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    Gas project deal to be signed next week
    THE secretary for the Department of Petroleum and Energy, Mr Joseph Gabut, said yesterday that US$3.5 billion (K14 billion) PNG to Queensland Gas project agreement is expected to be signed next week.
    Mr Gabut told the two-day PNG Institute of Engineers conference at the Crowne Plaza Hotel yesterday it was one of the biggest single investment in the country with a capital expenditure of K14 billion, of which K10 billion would be spent here.
    "It is vital to the future of our petroleum industry because of the ongoing decline in oil production," said Mr Gabut.
    He added that there were outstanding issues, which needed to be resolved in relation to the taxation regime, state participation and foreign exchange controls.
    "We are still awaiting the Central Bank approval and it's all in their hands.
    "The project has suffered many delays but we are now very close to signing the Gas Agreement between the State and the project companies," he added.
    Mr Gabut added that the department would be mounting pressure on the companies involved to begin front-end engineering and design (FEED) in September this year.
    He stressed that he was determined to maximise PNG business involvement in both the construction and operational phases of the project.
    It is estimated at US$50 million (K198 million) and would last for six months so it a very significant investment.
    The FEED would provide the detailed engineering for the facilities required.
    Mr Gabut explained that the project would be in two phases and the first phase would include taking gas from the existing oil fields of Kutubu, Gobe and Moran, while the next phase would take gas from the Hides field.
    He stressed that phase one would need additional gas handling equipment and facilities at Kutubu and Gobe.
    "I am optimistic that the front-end engineering design (FEED) will begin soon. If that goes well, construction work should begin in 2003 and the first gas sales planned for 2006," said Mr Gabut.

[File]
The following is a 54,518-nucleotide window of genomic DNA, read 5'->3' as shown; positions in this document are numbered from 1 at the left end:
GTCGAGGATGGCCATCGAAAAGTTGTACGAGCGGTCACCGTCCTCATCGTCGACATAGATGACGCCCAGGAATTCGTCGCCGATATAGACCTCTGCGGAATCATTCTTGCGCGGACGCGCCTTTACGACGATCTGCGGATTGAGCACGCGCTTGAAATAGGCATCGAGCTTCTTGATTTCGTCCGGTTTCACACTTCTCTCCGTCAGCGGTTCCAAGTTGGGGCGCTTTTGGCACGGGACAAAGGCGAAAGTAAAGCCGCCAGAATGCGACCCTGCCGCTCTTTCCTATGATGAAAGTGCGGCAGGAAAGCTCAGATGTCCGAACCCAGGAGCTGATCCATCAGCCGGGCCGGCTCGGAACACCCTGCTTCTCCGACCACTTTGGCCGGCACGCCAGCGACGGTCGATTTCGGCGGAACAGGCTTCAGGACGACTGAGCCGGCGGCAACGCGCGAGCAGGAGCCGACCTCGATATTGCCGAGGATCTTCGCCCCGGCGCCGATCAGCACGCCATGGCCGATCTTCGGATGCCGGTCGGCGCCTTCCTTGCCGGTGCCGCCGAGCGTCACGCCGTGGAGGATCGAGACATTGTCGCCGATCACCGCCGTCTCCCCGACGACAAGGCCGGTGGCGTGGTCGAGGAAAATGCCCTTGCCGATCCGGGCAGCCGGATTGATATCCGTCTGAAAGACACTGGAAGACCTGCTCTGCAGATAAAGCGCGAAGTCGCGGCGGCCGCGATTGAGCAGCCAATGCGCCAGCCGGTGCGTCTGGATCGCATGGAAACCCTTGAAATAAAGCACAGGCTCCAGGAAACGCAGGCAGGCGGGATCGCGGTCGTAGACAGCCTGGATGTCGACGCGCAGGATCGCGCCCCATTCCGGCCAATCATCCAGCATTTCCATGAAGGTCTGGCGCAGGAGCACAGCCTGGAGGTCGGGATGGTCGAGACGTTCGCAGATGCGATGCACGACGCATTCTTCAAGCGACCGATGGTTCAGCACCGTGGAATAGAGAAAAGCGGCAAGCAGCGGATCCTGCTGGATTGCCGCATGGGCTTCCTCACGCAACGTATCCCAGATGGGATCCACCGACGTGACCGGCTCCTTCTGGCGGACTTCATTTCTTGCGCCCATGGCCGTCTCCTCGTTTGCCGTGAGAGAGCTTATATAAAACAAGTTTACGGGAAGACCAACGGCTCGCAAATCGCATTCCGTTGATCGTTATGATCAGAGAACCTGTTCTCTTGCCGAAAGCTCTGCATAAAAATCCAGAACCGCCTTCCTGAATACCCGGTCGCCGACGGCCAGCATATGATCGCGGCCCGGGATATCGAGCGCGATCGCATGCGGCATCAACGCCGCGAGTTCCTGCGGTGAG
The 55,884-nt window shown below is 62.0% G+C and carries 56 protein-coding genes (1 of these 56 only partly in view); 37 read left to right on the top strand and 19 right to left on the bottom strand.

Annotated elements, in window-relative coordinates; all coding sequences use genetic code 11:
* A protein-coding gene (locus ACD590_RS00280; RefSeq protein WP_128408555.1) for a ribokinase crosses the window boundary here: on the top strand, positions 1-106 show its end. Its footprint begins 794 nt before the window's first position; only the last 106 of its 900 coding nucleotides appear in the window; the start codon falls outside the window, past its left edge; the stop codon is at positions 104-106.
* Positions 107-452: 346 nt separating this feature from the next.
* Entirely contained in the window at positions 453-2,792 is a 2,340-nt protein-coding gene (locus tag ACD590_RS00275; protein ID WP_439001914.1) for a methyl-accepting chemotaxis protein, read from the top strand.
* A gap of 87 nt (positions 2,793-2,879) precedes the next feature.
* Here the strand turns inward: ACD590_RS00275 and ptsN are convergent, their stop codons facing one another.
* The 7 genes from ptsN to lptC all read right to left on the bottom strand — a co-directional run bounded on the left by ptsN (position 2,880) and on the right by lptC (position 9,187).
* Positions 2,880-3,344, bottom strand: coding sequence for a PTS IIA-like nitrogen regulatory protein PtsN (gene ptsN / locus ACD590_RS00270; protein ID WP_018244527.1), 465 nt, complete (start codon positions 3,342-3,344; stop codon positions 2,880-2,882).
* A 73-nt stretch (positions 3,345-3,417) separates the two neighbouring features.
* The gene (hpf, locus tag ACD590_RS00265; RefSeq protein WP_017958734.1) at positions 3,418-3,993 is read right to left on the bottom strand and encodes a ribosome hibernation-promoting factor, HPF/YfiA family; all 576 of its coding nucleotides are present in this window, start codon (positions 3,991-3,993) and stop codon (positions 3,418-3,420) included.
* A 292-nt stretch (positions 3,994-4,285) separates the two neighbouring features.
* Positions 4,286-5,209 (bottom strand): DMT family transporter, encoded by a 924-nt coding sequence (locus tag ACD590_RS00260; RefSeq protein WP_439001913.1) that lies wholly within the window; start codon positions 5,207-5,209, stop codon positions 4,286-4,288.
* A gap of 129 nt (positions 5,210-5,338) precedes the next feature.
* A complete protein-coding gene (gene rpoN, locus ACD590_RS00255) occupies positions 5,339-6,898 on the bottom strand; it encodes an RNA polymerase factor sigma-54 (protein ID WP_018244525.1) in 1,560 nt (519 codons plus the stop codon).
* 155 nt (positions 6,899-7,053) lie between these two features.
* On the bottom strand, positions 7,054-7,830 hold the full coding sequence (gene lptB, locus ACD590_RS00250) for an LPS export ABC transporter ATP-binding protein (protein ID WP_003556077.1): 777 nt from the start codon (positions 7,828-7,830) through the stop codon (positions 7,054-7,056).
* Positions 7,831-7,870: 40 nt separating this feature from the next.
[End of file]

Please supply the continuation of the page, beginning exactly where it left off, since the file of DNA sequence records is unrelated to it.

There will be a new gas pipeline from Kutubu to the main processing facility (MPF) on the Gulf Coast, which would run close to the existing oil pipeline although the route is expected to diverge close to the Gulf.
    "The gas from the PNG fields is known as wet gas because it includes a relatively high proportion of liquids and at the MPF the liquids - propane and butane will be separated," said Mr Gabut.
    He added that the dry gas would then be exported via another pipeline to the marine border with Australia and from there to the customers in Queensland. The liquids would be loaded into tankers for distribution within PNG and overseas.
    "I must stress that the liquids are a very important part of the project economics and they will account for 50 per cent of the revenues," he added.
    However, he added that phase two would begin when the gas from the oil fields starts running out.
    Mr Gabut said a new pipeline would be laid from the Hides gas field to link up with the gas pipeline in Kutubu.
    "There will also be a need for more wells to be drilled and new facilities at Hides," said Mr Gabut.
    However, the two largest customers are expected to be the Comalco aluminum refinery in Gladstone and a new state-owned electricity generating station in Townsville.
    The Townsville power station contract has gone out to tender and PNG is one of the three supply sources on the short list and is also a strong favourite.
    Operator ExxonMobil has also been marketing gas to customers outside Queensland and possibly, there would be a link up with an existing pipeline running south from Moomba.
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